When Arizona Gov. Jan Brewer signed the state’s sweeping, and controversial, immigration law earlier this year, she also signed an executive order requiring that law enforcement officers get additional training on how to avoid racial profiling.
Today, the hour-long training video the state created was released to the public. Surprisingly, it mainly focuses on how to avoid the public appearance that the law’s enforcement amounts to racial profiling.
The video focuses largely on the criticism and media scrutiny of the law’s enforcement. Do everything by the book, say the officials in the video, because people are waiting for you to screw up.
“We’re gonna be accused of racial profiling no matter what we do,” says Tucson Police Chief Roberto Villasenor.
“The best thing we can do is document thoroughly where we develop our reasonable suspicion and probably cause,” he says, and make sure those reasons would hold even if the suspect is “not in a protected class, who’s average Joe Citizen. If those factors still hold up, then you’re on firm ground.” Of course, part of the criticism of the law is that the average Joe Citizen who happens to be Latino might be detained under the suspicion that he or she is in Arizona illegally — and undocumented immigrants are hardly a “protected class” in and of themselves.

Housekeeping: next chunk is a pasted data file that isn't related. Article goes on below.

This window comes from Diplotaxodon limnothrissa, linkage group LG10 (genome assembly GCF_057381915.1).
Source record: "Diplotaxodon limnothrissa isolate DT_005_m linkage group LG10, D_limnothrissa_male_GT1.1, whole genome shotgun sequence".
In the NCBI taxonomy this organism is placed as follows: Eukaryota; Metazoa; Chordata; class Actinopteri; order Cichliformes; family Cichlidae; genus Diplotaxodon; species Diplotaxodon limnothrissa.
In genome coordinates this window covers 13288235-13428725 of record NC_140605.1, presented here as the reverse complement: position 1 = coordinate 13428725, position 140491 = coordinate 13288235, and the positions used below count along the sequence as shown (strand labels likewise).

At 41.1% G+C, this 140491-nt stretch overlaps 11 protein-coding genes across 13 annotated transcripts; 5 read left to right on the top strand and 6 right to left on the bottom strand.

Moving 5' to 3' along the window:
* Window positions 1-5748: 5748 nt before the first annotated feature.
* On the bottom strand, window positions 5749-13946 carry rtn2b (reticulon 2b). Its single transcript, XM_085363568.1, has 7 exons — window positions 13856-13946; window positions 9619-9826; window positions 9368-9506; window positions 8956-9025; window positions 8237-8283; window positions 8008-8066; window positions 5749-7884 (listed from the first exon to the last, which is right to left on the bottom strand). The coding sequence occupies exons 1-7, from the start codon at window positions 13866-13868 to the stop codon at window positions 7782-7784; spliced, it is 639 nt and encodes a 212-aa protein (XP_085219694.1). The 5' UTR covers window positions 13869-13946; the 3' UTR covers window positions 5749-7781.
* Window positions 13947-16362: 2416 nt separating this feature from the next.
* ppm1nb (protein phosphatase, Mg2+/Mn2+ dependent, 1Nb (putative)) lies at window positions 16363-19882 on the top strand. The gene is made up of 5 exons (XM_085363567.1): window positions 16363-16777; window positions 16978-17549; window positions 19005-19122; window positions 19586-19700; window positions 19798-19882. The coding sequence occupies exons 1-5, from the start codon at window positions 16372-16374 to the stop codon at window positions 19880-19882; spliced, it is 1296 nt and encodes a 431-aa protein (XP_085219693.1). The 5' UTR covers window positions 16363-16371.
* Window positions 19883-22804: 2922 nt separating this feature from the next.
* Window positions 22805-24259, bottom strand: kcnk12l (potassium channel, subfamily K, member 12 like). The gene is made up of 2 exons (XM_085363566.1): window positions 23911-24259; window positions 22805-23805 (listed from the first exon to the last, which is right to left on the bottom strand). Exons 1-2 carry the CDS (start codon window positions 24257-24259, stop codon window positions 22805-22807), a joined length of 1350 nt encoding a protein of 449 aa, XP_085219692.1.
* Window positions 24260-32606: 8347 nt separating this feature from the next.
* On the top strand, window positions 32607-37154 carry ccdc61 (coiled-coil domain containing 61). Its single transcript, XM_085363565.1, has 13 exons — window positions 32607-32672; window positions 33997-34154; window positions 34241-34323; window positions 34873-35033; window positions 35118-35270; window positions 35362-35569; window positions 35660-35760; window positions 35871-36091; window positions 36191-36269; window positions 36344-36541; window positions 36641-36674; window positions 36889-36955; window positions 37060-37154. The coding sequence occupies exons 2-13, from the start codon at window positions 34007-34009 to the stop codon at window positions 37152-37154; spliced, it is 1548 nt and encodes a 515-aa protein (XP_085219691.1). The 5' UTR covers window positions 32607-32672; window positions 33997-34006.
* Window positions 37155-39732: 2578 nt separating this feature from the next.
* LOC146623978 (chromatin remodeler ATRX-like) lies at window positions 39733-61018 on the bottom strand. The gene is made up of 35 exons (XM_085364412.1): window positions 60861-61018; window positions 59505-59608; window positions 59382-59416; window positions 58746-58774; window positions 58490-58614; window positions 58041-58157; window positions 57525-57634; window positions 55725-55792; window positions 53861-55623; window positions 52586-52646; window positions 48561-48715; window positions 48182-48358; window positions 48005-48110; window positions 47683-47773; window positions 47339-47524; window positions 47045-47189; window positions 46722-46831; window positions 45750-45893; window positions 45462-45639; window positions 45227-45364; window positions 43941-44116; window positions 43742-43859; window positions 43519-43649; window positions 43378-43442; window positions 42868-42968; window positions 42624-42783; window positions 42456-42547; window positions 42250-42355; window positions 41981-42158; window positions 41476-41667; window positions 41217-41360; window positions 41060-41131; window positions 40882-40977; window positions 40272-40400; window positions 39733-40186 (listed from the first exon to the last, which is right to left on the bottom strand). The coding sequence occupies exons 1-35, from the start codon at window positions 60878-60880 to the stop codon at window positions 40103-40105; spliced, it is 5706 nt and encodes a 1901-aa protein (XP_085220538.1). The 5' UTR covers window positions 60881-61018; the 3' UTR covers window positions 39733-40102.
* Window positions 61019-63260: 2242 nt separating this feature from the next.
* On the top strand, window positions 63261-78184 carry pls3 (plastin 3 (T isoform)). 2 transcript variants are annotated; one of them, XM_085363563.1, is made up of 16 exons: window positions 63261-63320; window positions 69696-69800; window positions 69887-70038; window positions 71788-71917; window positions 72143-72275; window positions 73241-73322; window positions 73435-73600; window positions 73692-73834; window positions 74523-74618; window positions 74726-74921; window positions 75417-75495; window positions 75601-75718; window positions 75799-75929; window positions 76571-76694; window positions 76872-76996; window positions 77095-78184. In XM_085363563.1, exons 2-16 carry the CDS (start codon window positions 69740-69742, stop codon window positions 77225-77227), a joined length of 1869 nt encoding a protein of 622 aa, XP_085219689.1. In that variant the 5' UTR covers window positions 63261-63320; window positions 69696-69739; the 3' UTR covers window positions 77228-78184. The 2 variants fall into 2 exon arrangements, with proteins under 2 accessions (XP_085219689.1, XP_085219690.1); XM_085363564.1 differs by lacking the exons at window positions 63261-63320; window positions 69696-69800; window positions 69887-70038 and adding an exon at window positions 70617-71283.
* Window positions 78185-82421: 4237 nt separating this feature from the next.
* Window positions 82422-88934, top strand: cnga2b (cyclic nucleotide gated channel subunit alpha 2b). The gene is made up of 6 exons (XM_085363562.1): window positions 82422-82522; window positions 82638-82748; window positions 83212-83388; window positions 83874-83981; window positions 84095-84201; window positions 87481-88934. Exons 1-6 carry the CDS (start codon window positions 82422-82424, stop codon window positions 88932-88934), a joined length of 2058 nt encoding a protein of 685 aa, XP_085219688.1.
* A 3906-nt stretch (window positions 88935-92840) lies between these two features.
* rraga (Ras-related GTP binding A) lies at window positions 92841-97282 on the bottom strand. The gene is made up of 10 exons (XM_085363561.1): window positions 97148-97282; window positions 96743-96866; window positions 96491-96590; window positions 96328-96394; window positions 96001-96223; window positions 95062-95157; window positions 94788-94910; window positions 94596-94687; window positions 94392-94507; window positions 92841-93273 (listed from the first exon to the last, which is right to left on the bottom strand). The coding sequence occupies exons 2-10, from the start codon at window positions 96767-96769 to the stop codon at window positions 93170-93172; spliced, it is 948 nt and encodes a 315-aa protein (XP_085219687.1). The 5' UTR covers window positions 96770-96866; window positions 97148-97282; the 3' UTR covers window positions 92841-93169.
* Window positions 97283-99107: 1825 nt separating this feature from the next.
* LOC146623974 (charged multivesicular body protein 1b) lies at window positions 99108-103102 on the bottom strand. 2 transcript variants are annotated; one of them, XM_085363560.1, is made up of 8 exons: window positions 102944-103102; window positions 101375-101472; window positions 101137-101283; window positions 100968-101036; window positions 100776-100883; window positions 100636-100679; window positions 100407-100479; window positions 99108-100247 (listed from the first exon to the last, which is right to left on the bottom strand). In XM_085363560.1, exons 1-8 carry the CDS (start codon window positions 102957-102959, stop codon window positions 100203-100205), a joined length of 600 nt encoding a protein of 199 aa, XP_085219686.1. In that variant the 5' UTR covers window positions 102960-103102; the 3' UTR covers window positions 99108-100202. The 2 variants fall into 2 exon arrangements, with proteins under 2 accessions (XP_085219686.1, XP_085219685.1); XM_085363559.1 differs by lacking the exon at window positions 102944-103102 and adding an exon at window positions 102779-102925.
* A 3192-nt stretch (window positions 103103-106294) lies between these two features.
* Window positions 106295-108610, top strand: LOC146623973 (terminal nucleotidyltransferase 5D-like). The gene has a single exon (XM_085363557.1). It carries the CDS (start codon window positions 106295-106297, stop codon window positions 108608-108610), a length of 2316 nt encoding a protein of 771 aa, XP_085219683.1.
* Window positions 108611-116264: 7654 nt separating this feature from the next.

In fact, people classified in protected classes under federal law based on race, color, sex, age, national origin, disability and religion. In other words, to Arizona law enforcement, Joe Citizen (i.e., the average citizen of the state) is someone who is white, male, of a religion relatively free of discrimination, who isn’t too old, doesn’t have a disability and originates from the United States. As long as law enforcement would ask the supposedly average white man for his papers under the same circumstances, then they can feel safe from criticism that they are racially profiling, even if they are likely racially profiling. How will they prove they would have asked for papers if the person in question was white? There’s no real answer.
“Do your job in a way that you can defend yourself and your agency against those accusations, which are certain to come,” he adds.
The video also takes trainees through the law, explaining first when they’re required to ask for documentation (during an arrest or stop, when they have reasonable suspicion someone’s in the country illegally) and then what constitutes reasonable suspicion for believing that someone is in the country illegally. The list of factors for the latter includes foreign identification or vehicle registry, nervous behavior, inability to give an address, running away, and, vaguely, “dress”.
Watch TPMtv’s highlight reel:
You can watch the whole thing here.